If you’re an Aussie farmer, the stereotype of the battler is an all too familiar one.
Yet for all the lean times, there are times of plenty as well.
The challenge facing farmers therefore is this: how do you use these boom times as a defence against the inevitable downturn?
As a strategist who provides specialised financial advice for farmers, I feel that primary production, or agri business, is probably the most challenging industry to be involved in, but, it’s a challenge that I relish and that, in the end, can offer great rewards.
The risks and rewards of agri business
As every farmer knows, outside the normal influences faced by businesses such as cashflow, staff upkeep and economic conditions, agricultural producers also have environmental factors to contend with, from wild weather to stock-decimating diseases.
On top of this, agri businesses are traditionally price takers rather than makers, while some of their competitors gain unfair advantages through economic subsidies.
But that’s just one side of the coin, because right now business is booming.
That’s right, for all its downsides, involvement in the primary production industry can also be incredibly rewarding. And right now is one of those times.
With unprecedented high prices for livestock, wool and other agricultural products, the industry is in a better place than it has been for years.
But let’s not forget, that with the good times comes the realisation the party won’t last forever. It’s all part of the inevitable cycle of life that is farming.
So, taking into account the buoyant current climate for farmers, you need to ask yourself this one very important question:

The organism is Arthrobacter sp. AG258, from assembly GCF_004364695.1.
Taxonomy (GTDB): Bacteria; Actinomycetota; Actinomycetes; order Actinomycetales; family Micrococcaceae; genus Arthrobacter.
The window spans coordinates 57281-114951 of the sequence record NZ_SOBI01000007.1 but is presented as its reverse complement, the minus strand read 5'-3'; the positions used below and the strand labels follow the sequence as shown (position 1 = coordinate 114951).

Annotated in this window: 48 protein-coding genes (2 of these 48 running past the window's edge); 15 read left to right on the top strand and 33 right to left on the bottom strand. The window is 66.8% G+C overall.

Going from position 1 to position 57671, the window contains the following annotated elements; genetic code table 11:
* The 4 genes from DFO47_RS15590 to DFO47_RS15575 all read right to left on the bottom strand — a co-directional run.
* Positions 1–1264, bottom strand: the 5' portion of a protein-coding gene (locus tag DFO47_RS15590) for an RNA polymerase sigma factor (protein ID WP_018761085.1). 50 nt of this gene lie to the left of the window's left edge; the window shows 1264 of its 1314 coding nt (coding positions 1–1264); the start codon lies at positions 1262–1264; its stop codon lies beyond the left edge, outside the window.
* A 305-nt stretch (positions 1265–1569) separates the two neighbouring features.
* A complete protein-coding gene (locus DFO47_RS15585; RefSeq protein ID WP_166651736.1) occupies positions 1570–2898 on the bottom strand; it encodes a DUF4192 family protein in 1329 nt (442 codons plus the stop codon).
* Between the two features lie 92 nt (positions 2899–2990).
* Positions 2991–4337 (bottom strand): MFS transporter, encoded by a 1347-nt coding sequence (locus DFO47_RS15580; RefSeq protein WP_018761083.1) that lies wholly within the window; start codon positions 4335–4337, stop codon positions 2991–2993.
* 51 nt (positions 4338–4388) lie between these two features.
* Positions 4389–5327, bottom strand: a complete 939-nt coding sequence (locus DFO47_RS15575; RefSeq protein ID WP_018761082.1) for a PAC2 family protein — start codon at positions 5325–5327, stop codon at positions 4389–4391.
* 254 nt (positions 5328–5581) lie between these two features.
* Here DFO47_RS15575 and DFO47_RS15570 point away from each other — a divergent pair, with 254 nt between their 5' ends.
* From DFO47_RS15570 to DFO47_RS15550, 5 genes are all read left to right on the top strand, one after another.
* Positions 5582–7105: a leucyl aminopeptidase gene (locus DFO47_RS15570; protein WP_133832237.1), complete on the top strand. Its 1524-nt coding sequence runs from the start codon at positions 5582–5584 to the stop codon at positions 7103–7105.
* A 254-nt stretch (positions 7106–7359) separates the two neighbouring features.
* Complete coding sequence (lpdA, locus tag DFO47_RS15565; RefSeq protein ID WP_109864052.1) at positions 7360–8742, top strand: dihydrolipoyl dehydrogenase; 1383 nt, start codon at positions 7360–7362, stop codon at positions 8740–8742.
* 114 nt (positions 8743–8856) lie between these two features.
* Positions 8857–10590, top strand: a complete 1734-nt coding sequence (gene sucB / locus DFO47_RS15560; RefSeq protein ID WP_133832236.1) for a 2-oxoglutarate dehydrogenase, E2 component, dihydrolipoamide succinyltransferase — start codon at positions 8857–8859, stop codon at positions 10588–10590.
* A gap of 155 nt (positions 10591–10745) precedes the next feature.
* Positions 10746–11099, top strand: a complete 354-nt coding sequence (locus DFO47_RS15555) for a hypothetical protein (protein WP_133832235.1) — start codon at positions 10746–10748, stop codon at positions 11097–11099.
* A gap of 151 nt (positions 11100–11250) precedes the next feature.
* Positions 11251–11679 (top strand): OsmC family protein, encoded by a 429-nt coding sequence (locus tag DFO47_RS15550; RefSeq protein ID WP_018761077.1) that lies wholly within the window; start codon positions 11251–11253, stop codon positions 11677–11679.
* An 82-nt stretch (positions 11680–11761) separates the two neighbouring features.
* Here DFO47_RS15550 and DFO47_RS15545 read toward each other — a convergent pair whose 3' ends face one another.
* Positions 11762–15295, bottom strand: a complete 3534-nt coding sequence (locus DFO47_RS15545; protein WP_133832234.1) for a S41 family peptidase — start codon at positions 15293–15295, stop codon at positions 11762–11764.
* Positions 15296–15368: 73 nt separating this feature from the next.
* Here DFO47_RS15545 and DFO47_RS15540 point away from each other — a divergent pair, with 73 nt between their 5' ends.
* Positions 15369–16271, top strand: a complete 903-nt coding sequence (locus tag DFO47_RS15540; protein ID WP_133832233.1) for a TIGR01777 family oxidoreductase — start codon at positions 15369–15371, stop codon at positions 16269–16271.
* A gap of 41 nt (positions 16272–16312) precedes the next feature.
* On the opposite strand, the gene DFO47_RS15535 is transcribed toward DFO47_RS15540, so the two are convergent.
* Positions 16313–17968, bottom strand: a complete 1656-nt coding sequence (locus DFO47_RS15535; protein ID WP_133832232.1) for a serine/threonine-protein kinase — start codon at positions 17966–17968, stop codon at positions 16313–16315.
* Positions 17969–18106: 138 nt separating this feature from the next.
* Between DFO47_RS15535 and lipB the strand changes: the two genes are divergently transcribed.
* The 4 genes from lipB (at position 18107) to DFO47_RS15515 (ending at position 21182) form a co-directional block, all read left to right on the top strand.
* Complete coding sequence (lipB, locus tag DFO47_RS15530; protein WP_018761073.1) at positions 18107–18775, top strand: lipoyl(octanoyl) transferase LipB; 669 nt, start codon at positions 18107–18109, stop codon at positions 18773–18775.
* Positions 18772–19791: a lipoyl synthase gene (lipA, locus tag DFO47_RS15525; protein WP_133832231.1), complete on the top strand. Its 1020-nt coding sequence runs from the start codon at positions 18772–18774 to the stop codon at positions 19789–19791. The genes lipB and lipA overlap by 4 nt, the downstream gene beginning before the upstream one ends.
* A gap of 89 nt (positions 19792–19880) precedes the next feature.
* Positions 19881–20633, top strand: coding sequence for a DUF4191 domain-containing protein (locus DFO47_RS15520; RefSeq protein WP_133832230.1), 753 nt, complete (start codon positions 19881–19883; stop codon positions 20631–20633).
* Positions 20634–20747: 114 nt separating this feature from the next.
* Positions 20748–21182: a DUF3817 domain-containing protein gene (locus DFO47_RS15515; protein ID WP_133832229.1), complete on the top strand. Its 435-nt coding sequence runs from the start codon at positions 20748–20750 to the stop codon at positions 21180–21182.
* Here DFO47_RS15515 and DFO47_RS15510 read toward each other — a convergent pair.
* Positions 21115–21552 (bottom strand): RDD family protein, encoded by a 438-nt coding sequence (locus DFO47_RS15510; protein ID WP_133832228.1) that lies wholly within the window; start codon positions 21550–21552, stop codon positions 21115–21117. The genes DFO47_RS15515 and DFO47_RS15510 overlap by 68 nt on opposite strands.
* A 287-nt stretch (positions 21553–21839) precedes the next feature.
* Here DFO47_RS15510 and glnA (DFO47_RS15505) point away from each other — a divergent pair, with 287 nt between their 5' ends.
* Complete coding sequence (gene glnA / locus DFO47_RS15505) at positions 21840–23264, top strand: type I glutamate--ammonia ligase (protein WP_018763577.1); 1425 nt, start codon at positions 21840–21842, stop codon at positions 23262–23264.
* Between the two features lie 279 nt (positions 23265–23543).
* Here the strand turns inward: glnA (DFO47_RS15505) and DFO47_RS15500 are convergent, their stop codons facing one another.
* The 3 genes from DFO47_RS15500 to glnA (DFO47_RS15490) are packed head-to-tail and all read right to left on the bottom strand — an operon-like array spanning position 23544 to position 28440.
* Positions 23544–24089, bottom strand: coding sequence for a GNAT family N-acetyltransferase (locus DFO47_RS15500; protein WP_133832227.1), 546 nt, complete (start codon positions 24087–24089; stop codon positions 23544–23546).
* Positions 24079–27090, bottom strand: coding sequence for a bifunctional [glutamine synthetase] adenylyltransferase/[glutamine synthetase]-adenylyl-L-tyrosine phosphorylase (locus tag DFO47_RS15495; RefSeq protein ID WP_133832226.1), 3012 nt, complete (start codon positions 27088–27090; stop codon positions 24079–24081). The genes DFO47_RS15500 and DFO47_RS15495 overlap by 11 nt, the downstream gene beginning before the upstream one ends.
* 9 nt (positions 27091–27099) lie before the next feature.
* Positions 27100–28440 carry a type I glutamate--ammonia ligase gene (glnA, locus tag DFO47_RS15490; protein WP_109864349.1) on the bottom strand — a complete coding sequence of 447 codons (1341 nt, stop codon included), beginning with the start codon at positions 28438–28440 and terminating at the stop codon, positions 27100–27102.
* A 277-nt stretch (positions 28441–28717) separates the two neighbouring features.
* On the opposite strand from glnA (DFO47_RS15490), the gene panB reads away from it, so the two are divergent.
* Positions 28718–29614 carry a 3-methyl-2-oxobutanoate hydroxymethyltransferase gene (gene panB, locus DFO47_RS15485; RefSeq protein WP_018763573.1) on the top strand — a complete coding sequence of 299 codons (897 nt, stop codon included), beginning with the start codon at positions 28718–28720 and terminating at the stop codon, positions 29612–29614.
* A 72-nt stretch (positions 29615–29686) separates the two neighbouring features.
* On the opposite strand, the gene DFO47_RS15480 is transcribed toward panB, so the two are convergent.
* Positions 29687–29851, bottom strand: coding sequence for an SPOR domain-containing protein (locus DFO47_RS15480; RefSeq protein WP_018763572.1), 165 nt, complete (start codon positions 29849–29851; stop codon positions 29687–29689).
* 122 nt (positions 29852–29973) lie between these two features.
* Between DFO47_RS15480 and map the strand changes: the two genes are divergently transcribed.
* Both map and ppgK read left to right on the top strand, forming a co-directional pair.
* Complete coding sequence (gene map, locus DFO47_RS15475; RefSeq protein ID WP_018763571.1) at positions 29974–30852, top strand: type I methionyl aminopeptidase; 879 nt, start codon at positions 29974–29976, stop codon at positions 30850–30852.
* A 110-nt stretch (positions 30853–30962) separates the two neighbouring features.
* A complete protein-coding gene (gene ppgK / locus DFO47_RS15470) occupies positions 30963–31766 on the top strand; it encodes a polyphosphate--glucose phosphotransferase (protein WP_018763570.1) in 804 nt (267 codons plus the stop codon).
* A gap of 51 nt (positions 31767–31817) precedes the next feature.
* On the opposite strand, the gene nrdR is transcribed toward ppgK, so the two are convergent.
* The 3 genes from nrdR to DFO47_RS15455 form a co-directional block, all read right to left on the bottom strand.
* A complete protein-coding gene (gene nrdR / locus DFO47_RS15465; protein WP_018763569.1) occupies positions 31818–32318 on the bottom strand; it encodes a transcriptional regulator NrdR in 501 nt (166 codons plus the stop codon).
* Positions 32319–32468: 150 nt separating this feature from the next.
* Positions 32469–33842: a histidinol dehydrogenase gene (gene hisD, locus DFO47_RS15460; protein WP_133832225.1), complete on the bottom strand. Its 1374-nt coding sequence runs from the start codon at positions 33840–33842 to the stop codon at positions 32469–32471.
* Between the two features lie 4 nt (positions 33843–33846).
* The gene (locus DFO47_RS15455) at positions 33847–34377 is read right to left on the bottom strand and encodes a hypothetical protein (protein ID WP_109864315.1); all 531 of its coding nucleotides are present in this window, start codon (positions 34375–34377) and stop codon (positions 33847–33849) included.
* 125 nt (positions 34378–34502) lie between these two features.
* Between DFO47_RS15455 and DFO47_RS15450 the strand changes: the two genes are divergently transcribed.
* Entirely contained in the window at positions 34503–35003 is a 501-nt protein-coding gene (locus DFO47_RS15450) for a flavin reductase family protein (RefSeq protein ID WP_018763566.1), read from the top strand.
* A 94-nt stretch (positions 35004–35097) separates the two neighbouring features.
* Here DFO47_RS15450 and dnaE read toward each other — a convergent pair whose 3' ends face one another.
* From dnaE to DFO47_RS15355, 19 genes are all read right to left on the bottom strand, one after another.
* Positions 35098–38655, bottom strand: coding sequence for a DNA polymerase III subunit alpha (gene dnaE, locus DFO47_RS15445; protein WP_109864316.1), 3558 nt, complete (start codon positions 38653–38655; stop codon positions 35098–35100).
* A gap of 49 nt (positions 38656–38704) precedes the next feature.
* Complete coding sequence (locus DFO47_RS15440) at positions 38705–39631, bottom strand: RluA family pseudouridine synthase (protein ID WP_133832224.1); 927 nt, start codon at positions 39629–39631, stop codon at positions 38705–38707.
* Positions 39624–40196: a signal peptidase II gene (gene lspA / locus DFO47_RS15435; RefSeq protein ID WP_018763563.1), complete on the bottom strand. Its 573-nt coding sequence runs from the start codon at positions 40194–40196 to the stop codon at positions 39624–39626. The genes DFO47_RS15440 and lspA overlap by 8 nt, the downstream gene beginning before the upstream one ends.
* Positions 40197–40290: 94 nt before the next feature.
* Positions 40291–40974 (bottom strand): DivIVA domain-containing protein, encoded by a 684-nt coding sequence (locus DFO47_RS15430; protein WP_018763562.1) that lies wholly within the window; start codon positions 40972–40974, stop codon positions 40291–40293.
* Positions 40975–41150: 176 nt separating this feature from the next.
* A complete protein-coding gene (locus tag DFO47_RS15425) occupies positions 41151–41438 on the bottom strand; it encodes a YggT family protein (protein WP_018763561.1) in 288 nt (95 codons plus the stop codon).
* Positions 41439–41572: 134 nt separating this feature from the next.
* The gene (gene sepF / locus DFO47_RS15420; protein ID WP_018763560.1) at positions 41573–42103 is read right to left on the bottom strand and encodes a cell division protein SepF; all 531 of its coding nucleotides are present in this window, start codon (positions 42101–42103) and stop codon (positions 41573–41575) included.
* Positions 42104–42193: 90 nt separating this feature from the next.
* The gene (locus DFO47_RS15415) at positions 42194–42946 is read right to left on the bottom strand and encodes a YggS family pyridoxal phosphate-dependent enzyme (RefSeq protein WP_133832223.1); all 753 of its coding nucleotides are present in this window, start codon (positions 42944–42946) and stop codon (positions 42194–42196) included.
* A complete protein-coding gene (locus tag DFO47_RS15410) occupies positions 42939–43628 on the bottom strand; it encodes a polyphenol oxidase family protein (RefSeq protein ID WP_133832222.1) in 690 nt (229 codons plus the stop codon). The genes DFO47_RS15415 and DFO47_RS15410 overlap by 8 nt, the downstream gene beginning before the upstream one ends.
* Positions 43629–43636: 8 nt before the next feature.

What steps should you take now to weather the boom and bust cycle?
There are five key areas I think you should focus on during the good times. These are:
- Don’t just work on the land, work on your balance sheet –
The resilience of any business, especially agri, is maintaining a strong balance sheet and outlaying measures to keep your assets greater than your liabilities.
- Cashflow is key – don’t let it flow out the door
When cash is coming in, don’t squander the opportunity on short term perks, but focus your spending and saving on long-term business needs. Due to the nature of farming, tough years often seem to be the majority. However, I’m often amazed at how quickly the tough times are forgotten when there’s a bit of cash around. It’s easy to be tempted by new cars, tractors and the latest equipment. Don’t buy them because you can. Buy only what you need. Instead, seize the opportunity to invest in purchases that will help your business stay productive in future tough times.
- Plan and focus – keep your head in the game
When business is going well, it’s easy to get sit back in the comfort zone. If anything, it should be the opposite. Times like these present a prime opportunity to reenergise, refocus and plan for the future. Evaluate your business plans so you can pinpoint and avoid past mistakes.
- Build a war chest – there’s a battle up ahead
Use your successes to improve cash position and save for a rainy day or worse still - drought.
- Get help with your finances – an expert can make all the difference
There’s always more to learn, and businesses today, especially in the agri industry, can benefit tremendously from asking for advice from experts in their chosen field, whether they’re accountants, financial planners, estate planning experts or representatives of your bank.
So how are you going to make the most of the good times?
You’ll want to enjoy them of course, because the fact is, they don’t last. But don’t lose sight of the opportunity they present to get you safely through the next down cycle. Use these valuable moments to bolster and protect your business from whatever the future has in store.